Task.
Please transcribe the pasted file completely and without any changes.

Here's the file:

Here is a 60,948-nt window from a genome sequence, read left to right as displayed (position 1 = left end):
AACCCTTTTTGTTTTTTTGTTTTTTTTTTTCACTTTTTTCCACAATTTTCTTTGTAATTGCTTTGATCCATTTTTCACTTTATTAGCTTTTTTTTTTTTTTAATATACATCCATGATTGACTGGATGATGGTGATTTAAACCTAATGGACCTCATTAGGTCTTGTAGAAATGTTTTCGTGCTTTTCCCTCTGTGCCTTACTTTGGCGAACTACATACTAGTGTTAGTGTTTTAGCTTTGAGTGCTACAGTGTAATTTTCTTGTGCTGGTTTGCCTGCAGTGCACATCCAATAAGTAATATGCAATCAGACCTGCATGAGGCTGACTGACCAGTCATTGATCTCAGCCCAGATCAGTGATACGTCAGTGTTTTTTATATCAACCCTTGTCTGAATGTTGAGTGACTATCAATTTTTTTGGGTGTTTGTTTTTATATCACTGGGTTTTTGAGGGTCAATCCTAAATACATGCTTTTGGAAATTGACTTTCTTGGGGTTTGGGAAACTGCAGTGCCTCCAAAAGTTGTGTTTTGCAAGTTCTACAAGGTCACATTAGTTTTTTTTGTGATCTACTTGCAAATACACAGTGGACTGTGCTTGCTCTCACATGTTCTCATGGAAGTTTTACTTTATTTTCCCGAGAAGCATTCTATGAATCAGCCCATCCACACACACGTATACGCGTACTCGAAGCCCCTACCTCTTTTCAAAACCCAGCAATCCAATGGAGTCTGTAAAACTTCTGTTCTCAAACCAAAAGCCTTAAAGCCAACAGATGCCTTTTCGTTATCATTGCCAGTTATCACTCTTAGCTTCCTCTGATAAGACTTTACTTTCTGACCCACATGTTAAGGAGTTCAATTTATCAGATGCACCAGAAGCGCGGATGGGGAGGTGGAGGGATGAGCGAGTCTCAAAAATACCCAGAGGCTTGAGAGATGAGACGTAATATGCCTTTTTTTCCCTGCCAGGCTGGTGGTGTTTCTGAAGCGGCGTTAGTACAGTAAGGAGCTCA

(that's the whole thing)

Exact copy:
Here is a 60,948-nt window from a genome sequence, read left to right as displayed (position 1 = left end):
AACCCTTTTTGTTTTTTTGTTTTTTTTTTTCACTTTTTTCCACAATTTTCTTTGTAATTGCTTTGATCCATTTTTCACTTTATTAGCTTTTTTTTTTTTTTAATATACATCCATGATTGACTGGATGATGGTGATTTAAACCTAATGGACCTCATTAGGTCTTGTAGAAATGTTTTCGTGCTTTTCCCTCTGTGCCTTACTTTGGCGAACTACATACTAGTGTTAGTGTTTTAGCTTTGAGTGCTACAGTGTAATTTTCTTGTGCTGGTTTGCCTGCAGTGCACATCCAATAAGTAATATGCAATCAGACCTGCATGAGGCTGACTGACCAGTCATTGATCTCAGCCCAGATCAGTGATACGTCAGTGTTTTTTATATCAACCCTTGTCTGAATGTTGAGTGACTATCAATTTTTTTGGGTGTTTGTTTTTATATCACTGGGTTTTTGAGGGTCAATCCTAAATACATGCTTTTGGAAATTGACTTTCTTGGGGTTTGGGAAACTGCAGTGCCTCCAAAAGTTGTGTTTTGCAAGTTCTACAAGGTCACATTAGTTTTTTTTGTGATCTACTTGCAAATACACAGTGGACTGTGCTTGCTCTCACATGTTCTCATGGAAGTTTTACTTTATTTTCCCGAGAAGCATTCTATGAATCAGCCCATCCACACACACGTATACGCGTACTCGAAGCCCCTACCTCTTTTCAAAACCCAGCAATCCAATGGAGTCTGTAAAACTTCTGTTCTCAAACCAAAAGCCTTAAAGCCAACAGATGCCTTTTCGTTATCATTGCCAGTTATCACTCTTAGCTTCCTCTGATAAGACTTTACTTTCTGACCCACATGTTAAGGAGTTCAATTTATCAGATGCACCAGAAGCGCGGATGGGGAGGTGGAGGGATGAGCGAGTCTCAAAAATACCCAGAGGCTTGAGAGATGAGACGTAATATGCCTTTTTTTCCCTGCCAGGCTGGTGGTGTTTCTGAAGCGGCGTTAGTACAGTAAGGAGCTCA